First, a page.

The importance of shipping and trade for Edinburgh and the rest of the UK, an island nation, is business critical and we must continue to encourage and support the development of our port infrastructure to ensure our competitiveness in a global market.
Our ports in Scotland are fundamental to our economic success. Not only do they have a role in providing a base for trade and employment, but also one of connecting communities. More than two-thirds of exports in Scotland are distributed via our ports. Edinburgh was famous for exporting glass bottles to France and Spain, while exotic imports of spices and wines arrived from all over the world.
The success of our capital city has been supported by, and has been dependent on over the centuries, a thriving port in Leith, below. In fact, one of the campaigns by the Edinburgh Chamber of Commerce was to create a time signal for ships in the harbour of Leith and the Firth of Forth. This resulted in a decision in 1861 to fire a gun from Edinburgh Castle each day at 1pm and it is a tradition which still exists today.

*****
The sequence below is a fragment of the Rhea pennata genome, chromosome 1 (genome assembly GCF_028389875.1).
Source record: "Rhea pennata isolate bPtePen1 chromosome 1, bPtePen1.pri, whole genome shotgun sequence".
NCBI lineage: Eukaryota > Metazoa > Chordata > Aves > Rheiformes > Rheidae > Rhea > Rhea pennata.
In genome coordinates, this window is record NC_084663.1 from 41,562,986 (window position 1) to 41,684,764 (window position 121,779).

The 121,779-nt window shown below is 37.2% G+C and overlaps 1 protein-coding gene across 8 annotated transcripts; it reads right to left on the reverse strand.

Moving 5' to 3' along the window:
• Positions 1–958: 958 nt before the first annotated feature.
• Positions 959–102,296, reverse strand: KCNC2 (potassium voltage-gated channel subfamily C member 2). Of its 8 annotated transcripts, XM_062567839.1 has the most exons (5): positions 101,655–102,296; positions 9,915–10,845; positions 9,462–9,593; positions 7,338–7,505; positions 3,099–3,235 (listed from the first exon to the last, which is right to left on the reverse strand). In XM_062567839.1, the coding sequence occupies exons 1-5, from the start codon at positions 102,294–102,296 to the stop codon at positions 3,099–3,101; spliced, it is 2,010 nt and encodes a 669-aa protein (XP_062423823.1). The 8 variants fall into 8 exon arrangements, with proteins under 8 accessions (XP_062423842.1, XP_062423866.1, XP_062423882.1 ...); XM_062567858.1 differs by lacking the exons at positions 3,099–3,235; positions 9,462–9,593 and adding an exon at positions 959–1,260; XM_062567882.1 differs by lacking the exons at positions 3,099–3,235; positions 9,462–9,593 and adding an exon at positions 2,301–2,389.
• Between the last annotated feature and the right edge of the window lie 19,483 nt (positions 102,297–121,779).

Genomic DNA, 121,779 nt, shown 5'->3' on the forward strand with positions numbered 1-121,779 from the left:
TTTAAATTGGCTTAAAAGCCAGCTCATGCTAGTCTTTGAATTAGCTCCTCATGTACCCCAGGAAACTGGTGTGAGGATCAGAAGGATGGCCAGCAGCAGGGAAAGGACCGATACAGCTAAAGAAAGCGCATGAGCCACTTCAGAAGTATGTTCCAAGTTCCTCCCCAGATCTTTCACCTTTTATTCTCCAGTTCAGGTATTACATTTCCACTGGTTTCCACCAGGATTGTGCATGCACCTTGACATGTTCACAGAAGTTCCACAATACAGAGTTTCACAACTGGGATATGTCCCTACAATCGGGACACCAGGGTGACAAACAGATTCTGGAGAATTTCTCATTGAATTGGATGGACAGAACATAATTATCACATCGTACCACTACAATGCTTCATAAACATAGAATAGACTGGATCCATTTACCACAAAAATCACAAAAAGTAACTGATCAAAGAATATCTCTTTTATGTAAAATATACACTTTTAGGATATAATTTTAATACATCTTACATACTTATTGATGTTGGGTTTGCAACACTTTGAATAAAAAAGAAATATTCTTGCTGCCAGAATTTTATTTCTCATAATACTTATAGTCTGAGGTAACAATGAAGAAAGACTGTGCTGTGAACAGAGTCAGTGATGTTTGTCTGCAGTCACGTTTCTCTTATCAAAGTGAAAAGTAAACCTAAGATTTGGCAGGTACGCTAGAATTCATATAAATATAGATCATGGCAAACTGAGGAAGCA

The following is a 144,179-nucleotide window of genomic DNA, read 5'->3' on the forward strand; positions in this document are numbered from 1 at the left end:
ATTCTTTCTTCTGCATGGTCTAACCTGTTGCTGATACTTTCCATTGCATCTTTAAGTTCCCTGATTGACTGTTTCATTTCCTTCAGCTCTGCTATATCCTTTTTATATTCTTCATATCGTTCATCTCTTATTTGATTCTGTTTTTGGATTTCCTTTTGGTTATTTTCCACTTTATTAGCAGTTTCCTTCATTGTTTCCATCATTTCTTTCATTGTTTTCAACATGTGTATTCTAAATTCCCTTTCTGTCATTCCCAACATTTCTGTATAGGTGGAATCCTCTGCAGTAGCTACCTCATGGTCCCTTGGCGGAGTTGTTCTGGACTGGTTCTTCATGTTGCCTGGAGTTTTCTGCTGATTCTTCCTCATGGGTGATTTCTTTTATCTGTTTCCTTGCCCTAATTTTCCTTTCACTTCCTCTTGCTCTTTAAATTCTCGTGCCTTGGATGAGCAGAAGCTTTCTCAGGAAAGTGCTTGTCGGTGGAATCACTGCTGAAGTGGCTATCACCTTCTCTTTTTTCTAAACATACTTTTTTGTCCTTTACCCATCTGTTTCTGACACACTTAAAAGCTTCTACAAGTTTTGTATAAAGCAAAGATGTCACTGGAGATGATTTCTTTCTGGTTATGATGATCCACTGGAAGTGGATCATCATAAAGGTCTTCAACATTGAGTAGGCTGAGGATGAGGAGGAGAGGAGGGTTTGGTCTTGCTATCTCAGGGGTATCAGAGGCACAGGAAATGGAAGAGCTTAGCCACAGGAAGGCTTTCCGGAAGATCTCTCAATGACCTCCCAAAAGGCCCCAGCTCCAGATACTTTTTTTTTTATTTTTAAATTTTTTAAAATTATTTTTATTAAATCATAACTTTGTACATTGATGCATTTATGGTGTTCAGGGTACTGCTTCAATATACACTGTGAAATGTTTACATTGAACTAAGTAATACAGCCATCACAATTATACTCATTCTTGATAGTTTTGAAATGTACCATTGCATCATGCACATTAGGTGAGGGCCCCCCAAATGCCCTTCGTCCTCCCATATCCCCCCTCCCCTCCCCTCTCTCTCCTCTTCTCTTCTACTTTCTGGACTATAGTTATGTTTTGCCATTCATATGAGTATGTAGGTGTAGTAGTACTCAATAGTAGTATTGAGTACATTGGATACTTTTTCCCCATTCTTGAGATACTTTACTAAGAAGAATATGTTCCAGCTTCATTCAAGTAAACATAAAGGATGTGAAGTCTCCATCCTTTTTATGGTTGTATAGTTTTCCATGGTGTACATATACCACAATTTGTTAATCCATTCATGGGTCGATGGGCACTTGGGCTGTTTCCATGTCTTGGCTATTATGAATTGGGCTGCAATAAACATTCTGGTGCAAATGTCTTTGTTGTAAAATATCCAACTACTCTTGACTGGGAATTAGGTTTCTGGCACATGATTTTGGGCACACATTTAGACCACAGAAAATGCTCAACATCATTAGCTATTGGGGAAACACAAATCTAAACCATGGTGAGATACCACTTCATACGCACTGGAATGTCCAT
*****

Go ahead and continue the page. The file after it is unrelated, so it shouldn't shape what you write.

The Port of Leith is the largest enclosed deep water port in Scotland. It has been the capital’s working port since the 12th century and has benefited from significant capital investment to develop its infrastructure in recent years.
Edinburgh in particular is enjoying the benefits from one of the fastest growing areas in the tourism sector, cruise ships. We expect to welcome more than 80 cruise ships this year in the Firth of Forth with more than 100,000 visitors enjoying our capital city. Within the Edinburgh Chamber of Commerce our Inspiring Visitor and Inspiring Leith Groups are already planning for a great summer.
We look forward to new and exciting opportunities for our ports, a vital part of Scotland’s infrastructure. And, whilst technology has moved on, our one o’clock gun still provides a moment of reassurance that the latest electronic gadget is still keeping good time!
David Birrell is chief executive of Edinburgh Chamber of Commerce